Category Archives: Comprehensive nuclear materials

Role of Solute Segregation and Precipitation

Solute atoms of importance include elements origi­nally added to the material during fabrication and species produced by nuclear transmutation reactions (e. g., He and H, and a range of other elements). Solute atoms may exhibit preferential coupling with point defects created during irradiation, leading to either enhancement or depletion of solutes at point defect sink structures such as dislocations, grain […]

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He Energetics and He-Defect Complex Interactions

The results of atomistic modeling of He-defect inter­action energies are presented in this section for both ab initio and MD and molecular statics (MS) meth­ods. The ab initio results provide interaction energies 0 K that can be used in Monte Carlo simulations that are generally restricted to very small, nonequilib­rium, high-pressure (solid) He-vacancy (V) clusters. This contrasts with the models […]

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Electronic Defects

1.02.4.1 Formation Electronic defects are formed when single or small groups of atoms in a crystal have their electronic structure changed (e. g., electrons removed, added, or excited). In particular, they are formed when an electron is excited from its ground state configuration into a higher energy state. Most often this involves a valence electron, although electrons from inner orbits […]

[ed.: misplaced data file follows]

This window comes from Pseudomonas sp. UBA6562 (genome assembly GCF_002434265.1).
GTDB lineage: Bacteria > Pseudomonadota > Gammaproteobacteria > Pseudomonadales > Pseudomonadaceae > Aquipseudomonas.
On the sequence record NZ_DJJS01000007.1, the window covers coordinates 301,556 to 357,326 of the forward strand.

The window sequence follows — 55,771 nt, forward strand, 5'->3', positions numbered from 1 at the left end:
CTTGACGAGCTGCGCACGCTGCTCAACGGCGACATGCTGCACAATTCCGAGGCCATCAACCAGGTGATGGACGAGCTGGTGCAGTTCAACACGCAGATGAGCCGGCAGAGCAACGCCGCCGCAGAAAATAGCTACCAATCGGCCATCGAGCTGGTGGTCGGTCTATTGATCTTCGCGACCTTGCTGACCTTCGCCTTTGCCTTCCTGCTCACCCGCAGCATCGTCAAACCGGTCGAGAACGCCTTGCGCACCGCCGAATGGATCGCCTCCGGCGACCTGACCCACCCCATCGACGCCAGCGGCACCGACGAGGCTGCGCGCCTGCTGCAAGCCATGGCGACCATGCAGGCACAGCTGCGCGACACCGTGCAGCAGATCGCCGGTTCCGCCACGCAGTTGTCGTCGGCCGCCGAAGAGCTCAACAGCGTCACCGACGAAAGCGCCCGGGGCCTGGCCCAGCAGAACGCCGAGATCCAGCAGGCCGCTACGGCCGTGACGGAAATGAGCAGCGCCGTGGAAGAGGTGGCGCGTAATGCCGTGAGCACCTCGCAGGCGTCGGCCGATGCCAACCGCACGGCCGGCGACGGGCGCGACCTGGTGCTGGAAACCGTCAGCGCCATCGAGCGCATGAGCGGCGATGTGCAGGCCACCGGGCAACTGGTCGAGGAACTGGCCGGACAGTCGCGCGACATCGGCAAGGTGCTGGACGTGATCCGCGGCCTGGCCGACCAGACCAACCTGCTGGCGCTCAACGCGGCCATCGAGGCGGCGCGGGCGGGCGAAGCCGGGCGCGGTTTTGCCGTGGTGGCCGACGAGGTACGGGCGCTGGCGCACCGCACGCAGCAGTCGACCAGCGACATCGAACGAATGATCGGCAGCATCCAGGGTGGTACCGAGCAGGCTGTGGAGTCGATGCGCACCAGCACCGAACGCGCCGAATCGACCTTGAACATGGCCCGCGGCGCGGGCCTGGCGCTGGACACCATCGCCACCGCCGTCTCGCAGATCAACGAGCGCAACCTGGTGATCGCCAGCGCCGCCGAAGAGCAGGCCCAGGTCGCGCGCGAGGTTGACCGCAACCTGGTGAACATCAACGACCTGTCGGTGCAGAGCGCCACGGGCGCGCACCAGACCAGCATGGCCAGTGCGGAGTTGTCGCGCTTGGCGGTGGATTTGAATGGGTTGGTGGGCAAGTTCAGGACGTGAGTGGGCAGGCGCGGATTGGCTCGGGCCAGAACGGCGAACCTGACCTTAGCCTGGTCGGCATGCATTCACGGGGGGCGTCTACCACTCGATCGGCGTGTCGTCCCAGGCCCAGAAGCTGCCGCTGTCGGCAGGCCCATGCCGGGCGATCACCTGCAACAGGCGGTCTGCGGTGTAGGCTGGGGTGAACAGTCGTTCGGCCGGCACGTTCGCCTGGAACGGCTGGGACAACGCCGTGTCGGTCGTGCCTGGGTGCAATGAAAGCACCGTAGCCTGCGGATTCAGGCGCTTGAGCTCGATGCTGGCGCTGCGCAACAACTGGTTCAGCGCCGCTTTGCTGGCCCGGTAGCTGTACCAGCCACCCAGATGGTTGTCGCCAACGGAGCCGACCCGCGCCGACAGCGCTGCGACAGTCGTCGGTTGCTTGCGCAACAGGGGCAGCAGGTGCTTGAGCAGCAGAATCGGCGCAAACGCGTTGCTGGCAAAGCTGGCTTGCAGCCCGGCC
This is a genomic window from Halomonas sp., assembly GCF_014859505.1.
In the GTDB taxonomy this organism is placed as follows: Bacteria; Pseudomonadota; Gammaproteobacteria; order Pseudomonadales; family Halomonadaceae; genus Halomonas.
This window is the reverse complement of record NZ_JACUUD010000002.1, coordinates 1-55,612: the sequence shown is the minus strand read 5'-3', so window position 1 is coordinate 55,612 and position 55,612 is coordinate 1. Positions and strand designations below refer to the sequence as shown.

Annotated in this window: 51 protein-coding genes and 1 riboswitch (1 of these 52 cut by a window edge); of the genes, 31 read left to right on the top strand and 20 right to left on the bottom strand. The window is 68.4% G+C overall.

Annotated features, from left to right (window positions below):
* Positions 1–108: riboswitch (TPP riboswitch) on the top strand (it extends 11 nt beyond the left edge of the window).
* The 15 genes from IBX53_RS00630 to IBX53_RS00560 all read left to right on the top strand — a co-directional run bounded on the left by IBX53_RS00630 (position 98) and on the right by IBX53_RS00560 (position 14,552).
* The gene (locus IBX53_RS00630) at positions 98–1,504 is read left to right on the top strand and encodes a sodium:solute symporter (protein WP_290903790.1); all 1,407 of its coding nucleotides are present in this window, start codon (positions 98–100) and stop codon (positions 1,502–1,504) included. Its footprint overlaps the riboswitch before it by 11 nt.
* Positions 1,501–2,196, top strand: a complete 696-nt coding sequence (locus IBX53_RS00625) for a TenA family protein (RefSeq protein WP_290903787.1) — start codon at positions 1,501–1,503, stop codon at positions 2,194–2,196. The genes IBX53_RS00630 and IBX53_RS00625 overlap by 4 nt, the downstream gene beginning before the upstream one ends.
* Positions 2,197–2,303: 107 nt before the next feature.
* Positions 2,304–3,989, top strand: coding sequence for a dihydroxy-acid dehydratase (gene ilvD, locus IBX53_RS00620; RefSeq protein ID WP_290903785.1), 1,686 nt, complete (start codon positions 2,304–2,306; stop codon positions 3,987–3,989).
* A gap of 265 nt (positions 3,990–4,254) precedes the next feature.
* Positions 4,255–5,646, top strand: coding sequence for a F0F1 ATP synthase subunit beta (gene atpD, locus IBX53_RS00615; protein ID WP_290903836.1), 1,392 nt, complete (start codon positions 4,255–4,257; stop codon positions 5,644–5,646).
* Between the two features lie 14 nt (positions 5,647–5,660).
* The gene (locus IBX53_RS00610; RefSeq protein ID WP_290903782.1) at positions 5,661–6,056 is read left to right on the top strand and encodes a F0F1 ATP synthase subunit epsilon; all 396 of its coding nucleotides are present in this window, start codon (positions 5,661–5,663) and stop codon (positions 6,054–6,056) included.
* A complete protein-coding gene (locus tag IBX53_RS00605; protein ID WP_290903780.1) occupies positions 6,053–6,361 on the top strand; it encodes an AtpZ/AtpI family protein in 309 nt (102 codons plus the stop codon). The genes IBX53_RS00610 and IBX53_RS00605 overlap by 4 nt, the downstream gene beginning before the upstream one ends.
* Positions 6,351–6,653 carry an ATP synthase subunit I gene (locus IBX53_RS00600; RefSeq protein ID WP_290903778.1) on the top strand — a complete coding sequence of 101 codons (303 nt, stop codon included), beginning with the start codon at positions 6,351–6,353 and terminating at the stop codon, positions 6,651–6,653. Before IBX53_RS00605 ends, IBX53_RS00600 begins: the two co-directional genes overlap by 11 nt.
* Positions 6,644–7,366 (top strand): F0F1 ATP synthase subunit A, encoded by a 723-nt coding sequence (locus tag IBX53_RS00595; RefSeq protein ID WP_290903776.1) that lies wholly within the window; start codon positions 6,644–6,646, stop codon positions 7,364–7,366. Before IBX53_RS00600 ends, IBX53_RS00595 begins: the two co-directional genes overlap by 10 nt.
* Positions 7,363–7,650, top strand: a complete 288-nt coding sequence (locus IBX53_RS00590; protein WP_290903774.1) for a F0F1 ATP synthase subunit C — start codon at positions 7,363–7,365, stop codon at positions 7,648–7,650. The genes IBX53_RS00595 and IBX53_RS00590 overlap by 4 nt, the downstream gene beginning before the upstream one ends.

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Dislocation Channeling and Flow Localization

Mechanical deformation of metals and alloys after irradiation at temperatures below recovery Stage V produces deformation microstructures that typically evolve from predominantly dislocation cell micro­structures in the unirradiated and low-dose irradiated conditions to a variety of localized deformation microstructures above a threshold damage level including twinning, planar dislocation deformation, and formation of dislocation channels.314-316 Forma­tion of cleared dislocation channels has […]

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Radiation Effects in Other Ceramics

Numerous additional ceramics have been either used or proposed for nuclear reactor materials applica­tions. These include graphite (discussed in other chapters in this volume) as well as carbides and nitrides, such as ZrC and ZrN, which have higher thermal conductivities than their sister oxide com­pound, ZrO2. Research into the radiation damage properties of these materials is in its infancy, and […]

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